It follows from the definition that a complete lattice is nonempty. In fact, it must contain at least an element and an element , although these two may coincide.

Power sets, ordered by inclusion, are complete lattices: the greatest lower bound of a family of subsets is the intersection of the subsets, and the least upper bound is the union. The real line is not a complete lattice: hovewer, any closed and bounded interval of the real line is a complete lattice. Moreover, if is a complete lattice, and with then the *interval* is a complete lattice: if , then for every , thus too.

Finite boolean algebras are complete lattices. Infinite boolean algebra are only guaranteed to have finite meets and joins: indeed, the boolean algebra of the recursive subsets of is not a complete lattice. To see this, let be a recursively enumerable subset of which is not recursive: then for a suitable total recursive function we have .

The following statement was proved by Knaster in 1928 for power sets, then by Tarski in 1955 for arbitrary complete lattices.

**Knaster-Tarski fixed point theorem.** *Let be a complete lattice with top element and bottom element ; let be a monotone function, and let . Then:*

*is a complete lattice.**The smallest fixed point of satisfies*

*and the largest fixed point of satisfies*

*If is finite, then the sequence defined by and for converges to in finitely many iterations, and the sequence defined by and**for*converges to in finitely many iterations.

Observe that is not, in general, a full sublattice of : the least upper bound of in may not coincide with the least upper bound of in . To understand why, let where the natural ordering of is extended by putting and for every . Let be defined by and if : then the greatest upper bound of is in , but in .

*Proof.* We first prove point 2. Call the set of *post-fixed points*, and its least upper bound. Then for every we have , thus also , i.e., is an upper bound for : then , so that the greatest lower bound of the set of post-fixed point is itself a post-fixed point! But if is post-fixed, then is post-fixed as well as is monotone: as is by construction the least upper bound of the set of the post-fixed points, . By antisymmetry of the order relation, , i.e., is actually a fixed point: but if the least upper bound of the overfixed points is a fixed point, then it cannot help but be the greatest fixed point as well! Dually, has a least fixed point, which is the greatest lower bound of the set of *pre-fixed* points.

We now use point 2 to prove point 1. Let and let . By monotonicity of , for every and we have , so that too: as clearly for , is also a monotone function from to itself. As the latter is a complete lattice, has a least fixed point in it: if satisfies for every , then it also satisfies , thus also . Hence, this is the least upper bound of in , although it might happen that . Dually, has a greatest lower bound in , which might be strictly greater than the greatest lower bound of in .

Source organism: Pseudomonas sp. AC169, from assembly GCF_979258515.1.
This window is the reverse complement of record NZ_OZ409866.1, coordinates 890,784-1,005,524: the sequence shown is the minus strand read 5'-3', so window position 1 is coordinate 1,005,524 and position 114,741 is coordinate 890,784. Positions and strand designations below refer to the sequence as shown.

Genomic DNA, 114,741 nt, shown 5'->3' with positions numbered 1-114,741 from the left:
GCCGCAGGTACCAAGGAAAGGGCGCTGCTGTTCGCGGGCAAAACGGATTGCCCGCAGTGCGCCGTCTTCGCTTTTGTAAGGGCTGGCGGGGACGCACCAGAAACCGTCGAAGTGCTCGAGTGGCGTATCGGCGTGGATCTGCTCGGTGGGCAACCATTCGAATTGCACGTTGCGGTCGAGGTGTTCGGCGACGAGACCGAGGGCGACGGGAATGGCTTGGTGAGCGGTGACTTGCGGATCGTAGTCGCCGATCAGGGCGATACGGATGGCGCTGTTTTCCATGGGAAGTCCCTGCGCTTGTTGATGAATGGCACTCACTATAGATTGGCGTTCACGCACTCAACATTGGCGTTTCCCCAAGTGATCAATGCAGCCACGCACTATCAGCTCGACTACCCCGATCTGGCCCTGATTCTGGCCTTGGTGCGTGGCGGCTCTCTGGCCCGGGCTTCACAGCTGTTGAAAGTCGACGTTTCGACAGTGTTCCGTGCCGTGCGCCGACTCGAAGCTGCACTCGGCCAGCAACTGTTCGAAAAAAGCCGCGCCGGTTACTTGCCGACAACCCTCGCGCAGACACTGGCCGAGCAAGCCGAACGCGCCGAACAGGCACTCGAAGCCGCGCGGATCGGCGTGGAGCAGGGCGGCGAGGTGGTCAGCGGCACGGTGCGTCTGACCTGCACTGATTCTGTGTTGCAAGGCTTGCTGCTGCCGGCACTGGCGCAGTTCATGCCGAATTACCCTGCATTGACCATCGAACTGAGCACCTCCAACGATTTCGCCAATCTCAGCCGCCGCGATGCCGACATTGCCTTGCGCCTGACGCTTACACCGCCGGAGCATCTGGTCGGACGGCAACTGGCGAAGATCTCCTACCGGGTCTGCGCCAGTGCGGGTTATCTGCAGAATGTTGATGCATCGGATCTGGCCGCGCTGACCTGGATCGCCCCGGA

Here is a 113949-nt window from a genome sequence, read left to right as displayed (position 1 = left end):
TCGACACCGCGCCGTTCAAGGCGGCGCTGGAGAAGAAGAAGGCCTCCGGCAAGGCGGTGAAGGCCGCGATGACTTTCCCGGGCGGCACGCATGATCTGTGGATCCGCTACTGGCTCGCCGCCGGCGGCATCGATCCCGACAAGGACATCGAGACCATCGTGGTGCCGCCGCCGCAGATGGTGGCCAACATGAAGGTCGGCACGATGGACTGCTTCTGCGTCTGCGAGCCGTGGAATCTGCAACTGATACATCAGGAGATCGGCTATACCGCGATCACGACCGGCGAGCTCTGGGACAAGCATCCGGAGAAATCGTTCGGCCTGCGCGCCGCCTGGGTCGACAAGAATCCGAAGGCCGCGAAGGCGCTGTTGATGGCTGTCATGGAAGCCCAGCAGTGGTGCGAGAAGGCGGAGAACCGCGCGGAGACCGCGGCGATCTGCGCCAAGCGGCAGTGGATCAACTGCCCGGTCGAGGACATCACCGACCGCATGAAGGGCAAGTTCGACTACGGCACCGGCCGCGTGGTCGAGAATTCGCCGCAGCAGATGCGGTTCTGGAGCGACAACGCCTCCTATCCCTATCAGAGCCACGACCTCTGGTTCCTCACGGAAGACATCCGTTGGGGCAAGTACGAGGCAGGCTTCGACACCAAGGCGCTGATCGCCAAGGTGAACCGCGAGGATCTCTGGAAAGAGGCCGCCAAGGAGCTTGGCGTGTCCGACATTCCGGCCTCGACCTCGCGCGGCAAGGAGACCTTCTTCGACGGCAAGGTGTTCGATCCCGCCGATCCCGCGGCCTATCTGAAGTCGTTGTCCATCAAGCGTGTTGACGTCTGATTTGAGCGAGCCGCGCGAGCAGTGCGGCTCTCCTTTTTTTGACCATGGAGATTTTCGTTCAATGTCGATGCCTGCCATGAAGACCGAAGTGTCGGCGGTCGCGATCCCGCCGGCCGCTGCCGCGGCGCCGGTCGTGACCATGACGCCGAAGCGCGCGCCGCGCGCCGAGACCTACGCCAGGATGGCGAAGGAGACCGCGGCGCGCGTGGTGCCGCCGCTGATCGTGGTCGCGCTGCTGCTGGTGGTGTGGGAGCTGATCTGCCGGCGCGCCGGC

Finally, suppose is finite. Then the sequence where and also has finitely many elements, so there exist and such that . But by construction, so and . If too, then : then is a fixed point and is greater than every fixed point, so ti must be the greatest fixed point . Dually, if and , then , the least fixed point, for some .

The Knaster-Tarski theorem can be used to define specific constructions as least or greatest fixed points of monotone functions over complete lattices: if the latter are finite, then it also provides an algorithm for their construction. An example of this is *bisimilarity*. Recall that a *bisimulation* on a family of processes is a binary relation such that, for every :

- if then there exists such that and ; and
- if then there exists such that and .

Two processes are *bisimilar* if there is a bisimulation that contains them. As any union of bisimulations is a bisimulation, whatever is, there exists a largest bisimulation on , called bisimilarity, and usually indicated by .

If is finite, then bisimilarity can be constructed via the Knaster-Tarski fixed point theorem. In fact, consider the powerset as a complete lattice according to inclusion, and define a function by saying that if and only if conditions 1 and 2 of bisimulation are satisfied for . Then not only is monotone, but bisimulations are precisely those such that : hence, bisimilarity, which is the least upper bound of the family of bisimulations, is precisely the greatest fixed point of !

Coming back to the Schröder-Bernstein theorem: let and be injective functions. Then

is a monotone function on the complete lattice . Surely is a bijection. By the Knaster-Tarski theorem, there exists such that : but for such we have , so that is a bijection too! Define then a bijection as follows:

- if , let ;
- otherwise, let be the unique such that .

Observe that the standard proof is obtained by explicitly constructing a fixed point for .

We conclude with a very interesting converse to the Knaster-Tarski theorem, proved by Anne Davis in 1955, in an article that appeared on the same issue as Tarski’s—actually, immediately after it! Recall that a *lattice* is a poset where every *finite* subset has a least upper bound and a greatest lower bound.